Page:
Subject: Fwd: 7 Day Call for Consensus March 17, 2016 ARIA Working Group Resolutions




Did my response address your concern? Microsoft confirmed that people were creating their own custom passwords in the wild and there is no ARIA role to indicate to the AT that this is a password and to tell the AT to NOT echo the password text as you type it. This would facilitate that. 





Rich Schwerdtfeger



Begin forwarded message:


From: Rich Schwerdtfeger < <mailto:richschwer@gmail.com> richschwer@gmail.com>

Subject: Re: 7 Day Call for Consensus March 17, 2016 ARIA Working Group Resolutions

Date: March 20, 2016 at 3:59:23 PM CDT

To:  <mailto:tink@tink.uk> tink@tink.uk

Cc: ARIA Working Group < <mailto:public-aria-admin@w3.org> public-aria-admin@w3.org>




On the other hand, a screen reader could announce the characters being typed and not know to not do that. Furthermore, people are creating these things today and there is no way to know that the textfield is a password field. Would you prefer to not know? 


I don’t understand how your statement supports your argument. Incidentally,we did vet this with the Microsoft browser security people before agreeing to add it to the spec. Microsoft stated that people were creating their own password textbooks in the wild and there is no way for you to know that is what the textfield is.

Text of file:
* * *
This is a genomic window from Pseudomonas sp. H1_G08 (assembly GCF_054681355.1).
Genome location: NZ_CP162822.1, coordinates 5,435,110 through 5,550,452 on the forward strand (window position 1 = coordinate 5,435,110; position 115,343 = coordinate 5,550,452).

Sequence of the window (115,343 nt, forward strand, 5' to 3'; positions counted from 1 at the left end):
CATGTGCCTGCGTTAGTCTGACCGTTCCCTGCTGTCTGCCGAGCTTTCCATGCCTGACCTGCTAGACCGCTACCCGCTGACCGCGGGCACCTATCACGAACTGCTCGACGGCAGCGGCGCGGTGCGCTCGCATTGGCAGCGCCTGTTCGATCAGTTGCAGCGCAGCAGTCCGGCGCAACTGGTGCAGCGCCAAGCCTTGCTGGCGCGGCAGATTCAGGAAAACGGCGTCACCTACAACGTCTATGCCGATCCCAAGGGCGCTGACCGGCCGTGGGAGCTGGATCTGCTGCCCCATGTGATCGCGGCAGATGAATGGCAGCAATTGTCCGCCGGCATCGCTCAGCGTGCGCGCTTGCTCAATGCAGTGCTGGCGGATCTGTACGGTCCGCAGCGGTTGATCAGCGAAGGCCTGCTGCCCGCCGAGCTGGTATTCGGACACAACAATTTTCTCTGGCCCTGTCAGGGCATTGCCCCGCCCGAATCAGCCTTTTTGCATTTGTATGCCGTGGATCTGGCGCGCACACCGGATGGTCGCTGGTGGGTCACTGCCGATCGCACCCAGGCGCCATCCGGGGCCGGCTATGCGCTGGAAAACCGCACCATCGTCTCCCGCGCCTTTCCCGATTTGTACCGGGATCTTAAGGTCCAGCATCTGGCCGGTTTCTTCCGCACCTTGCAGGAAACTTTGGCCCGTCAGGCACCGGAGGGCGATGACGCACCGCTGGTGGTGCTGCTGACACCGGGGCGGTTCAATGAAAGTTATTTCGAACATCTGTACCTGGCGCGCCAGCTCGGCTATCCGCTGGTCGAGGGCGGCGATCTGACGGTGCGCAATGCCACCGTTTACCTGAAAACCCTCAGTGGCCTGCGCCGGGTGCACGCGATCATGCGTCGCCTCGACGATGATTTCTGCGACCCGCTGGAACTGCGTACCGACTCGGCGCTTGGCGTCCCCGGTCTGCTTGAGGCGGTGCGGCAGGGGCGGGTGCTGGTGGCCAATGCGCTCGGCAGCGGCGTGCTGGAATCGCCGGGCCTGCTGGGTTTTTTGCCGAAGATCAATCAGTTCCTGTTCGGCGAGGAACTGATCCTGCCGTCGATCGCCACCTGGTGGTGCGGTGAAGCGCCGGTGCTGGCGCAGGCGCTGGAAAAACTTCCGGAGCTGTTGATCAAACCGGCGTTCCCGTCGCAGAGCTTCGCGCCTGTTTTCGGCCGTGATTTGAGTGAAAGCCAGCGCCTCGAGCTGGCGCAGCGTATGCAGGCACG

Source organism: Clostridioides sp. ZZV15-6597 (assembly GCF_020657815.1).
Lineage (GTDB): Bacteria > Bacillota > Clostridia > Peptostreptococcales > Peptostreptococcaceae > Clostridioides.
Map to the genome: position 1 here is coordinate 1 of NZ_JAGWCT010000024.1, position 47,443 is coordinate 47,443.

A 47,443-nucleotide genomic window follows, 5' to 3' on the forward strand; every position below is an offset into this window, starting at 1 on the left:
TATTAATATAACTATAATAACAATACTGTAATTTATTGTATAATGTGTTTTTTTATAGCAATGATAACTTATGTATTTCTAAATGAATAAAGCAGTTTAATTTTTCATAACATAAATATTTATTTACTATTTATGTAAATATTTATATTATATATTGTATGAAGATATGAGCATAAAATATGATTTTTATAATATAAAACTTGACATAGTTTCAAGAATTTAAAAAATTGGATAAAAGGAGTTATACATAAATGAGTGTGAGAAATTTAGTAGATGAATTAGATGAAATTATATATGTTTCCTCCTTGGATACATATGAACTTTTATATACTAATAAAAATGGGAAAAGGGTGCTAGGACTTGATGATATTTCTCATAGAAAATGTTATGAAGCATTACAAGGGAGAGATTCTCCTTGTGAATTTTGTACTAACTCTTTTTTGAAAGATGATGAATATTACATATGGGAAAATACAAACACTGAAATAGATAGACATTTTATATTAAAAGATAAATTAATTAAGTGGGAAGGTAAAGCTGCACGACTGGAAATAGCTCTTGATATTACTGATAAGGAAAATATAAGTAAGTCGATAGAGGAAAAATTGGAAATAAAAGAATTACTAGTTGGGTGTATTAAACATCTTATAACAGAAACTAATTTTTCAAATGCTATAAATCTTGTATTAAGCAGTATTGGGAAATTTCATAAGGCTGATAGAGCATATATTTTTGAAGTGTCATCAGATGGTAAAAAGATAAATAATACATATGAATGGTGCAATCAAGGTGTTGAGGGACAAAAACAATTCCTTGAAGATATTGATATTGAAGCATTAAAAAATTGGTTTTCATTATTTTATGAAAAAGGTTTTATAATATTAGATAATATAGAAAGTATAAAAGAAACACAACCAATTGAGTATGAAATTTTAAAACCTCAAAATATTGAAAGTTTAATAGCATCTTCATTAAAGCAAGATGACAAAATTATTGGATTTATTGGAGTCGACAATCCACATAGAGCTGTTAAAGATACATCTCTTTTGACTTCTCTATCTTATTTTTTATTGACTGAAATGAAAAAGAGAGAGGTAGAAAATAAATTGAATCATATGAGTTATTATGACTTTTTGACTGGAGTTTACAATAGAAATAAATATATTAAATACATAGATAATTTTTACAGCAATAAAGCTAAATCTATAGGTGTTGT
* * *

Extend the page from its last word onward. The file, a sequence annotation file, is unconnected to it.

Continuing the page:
Rich Schwerdtfeger




On Mar 17, 2016, at 3:06 PM, Léonie Watson < <mailto:tink@tink.uk> tink@tink.uk> wrote:


From: Rich Schwerdtfeger [ <mailto:richschwer@gmail.com> mailto:richschwer@gmail.com] 
Sent: 17 March 2016 19:12
To: ARIA Working Group < <mailto:public-aria-admin@w3.org> public-aria-admin@w3.org>
Subject: 7 Day Call for Consensus March 17, 2016 ARIA Working Group Resolutions

This is a Call for Consensus (CfC) to the Accessible Rich Internet Applications (ARIA) Working Group on the following resolution:
1. Accept Joanie’s addition of a new password addressing Action 2004: 
 <https://rawgit.com/w3c/aria/password-role/aria/aria.html#password> https://rawgit.com/w3c/aria/password-role/aria/aria.html#password 


I object to the password role. Unless I’m missing something, it leaves open the possibility that an AT will behave as though the characters input into the field are obscured, when visually they may not be. A screen reader user cannot be certain that their password is adequately protected from being observed.






@LeonieWatson  <http://tink.uk/> tink.uk Carpe diem.

Received on Tuesday, 29 March 2016 15:42:57 UTC

This archive was generated by hypermail 2.4.0 : Friday, 17 January 2020 18:59:02 UTC